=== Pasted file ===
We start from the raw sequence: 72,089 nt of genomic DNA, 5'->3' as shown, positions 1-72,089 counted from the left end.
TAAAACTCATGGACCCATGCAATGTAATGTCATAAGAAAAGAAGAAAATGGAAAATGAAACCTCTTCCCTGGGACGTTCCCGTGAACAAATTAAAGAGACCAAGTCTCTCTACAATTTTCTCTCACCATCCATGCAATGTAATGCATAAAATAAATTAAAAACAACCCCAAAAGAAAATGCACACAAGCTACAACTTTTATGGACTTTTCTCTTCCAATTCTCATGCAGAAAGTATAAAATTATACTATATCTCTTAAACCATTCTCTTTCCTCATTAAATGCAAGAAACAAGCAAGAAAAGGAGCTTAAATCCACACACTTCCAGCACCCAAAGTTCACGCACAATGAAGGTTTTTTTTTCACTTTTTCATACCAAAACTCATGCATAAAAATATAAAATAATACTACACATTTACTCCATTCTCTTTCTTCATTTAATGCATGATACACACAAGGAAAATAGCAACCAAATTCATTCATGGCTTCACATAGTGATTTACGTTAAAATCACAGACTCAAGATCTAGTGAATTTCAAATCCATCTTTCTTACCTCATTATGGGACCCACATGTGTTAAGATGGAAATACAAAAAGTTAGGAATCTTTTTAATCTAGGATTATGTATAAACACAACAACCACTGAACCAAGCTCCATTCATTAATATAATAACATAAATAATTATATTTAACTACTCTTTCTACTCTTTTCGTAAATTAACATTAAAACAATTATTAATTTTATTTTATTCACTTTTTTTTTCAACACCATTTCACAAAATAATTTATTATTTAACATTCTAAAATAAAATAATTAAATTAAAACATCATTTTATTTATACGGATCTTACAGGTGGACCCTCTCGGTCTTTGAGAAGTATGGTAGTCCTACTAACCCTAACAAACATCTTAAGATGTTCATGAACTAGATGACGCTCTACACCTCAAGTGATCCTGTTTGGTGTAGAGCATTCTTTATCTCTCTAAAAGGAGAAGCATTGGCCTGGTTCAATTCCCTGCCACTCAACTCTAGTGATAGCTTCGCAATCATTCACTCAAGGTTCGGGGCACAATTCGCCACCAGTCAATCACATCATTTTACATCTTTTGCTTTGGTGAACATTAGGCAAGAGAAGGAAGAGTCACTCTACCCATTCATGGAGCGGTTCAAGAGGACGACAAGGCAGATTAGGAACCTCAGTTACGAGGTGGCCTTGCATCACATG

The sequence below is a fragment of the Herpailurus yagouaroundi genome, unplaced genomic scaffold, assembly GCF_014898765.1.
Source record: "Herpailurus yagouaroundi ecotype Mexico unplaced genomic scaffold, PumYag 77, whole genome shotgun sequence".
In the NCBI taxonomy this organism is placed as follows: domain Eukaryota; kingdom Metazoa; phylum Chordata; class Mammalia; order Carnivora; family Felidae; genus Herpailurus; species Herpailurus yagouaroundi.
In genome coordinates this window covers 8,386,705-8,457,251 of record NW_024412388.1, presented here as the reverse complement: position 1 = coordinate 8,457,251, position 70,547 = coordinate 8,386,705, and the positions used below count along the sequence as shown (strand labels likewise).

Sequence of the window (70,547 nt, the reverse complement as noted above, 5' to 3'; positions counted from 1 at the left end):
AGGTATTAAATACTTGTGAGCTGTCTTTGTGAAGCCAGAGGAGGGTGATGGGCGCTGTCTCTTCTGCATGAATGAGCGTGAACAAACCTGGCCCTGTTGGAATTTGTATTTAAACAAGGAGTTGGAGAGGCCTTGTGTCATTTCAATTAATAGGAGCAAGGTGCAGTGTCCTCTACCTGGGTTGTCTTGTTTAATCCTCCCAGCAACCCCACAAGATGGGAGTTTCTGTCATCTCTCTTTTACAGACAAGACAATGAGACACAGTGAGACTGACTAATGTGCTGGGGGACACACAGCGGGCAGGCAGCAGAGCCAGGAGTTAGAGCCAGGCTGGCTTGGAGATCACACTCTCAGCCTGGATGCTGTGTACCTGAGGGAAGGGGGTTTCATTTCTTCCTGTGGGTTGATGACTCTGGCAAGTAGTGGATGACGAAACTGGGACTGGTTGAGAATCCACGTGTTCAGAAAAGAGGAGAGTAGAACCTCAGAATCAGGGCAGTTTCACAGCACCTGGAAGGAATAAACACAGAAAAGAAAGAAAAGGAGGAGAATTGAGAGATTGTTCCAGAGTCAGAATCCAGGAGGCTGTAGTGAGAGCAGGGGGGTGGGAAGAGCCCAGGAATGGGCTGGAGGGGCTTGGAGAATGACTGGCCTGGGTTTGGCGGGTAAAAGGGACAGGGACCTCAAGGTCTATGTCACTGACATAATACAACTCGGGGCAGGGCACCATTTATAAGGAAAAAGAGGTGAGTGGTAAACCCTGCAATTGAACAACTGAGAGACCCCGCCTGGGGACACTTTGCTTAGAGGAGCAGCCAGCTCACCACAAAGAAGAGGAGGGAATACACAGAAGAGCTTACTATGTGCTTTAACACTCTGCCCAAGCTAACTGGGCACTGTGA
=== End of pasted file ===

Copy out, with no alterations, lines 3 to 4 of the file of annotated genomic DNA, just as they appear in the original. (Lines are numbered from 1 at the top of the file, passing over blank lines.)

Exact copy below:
The sequence below is a fragment of the Herpailurus yagouaroundi genome, unplaced genomic scaffold, assembly GCF_014898765.1.
Source record: "Herpailurus yagouaroundi ecotype Mexico unplaced genomic scaffold, PumYag 77, whole genome shotgun sequence".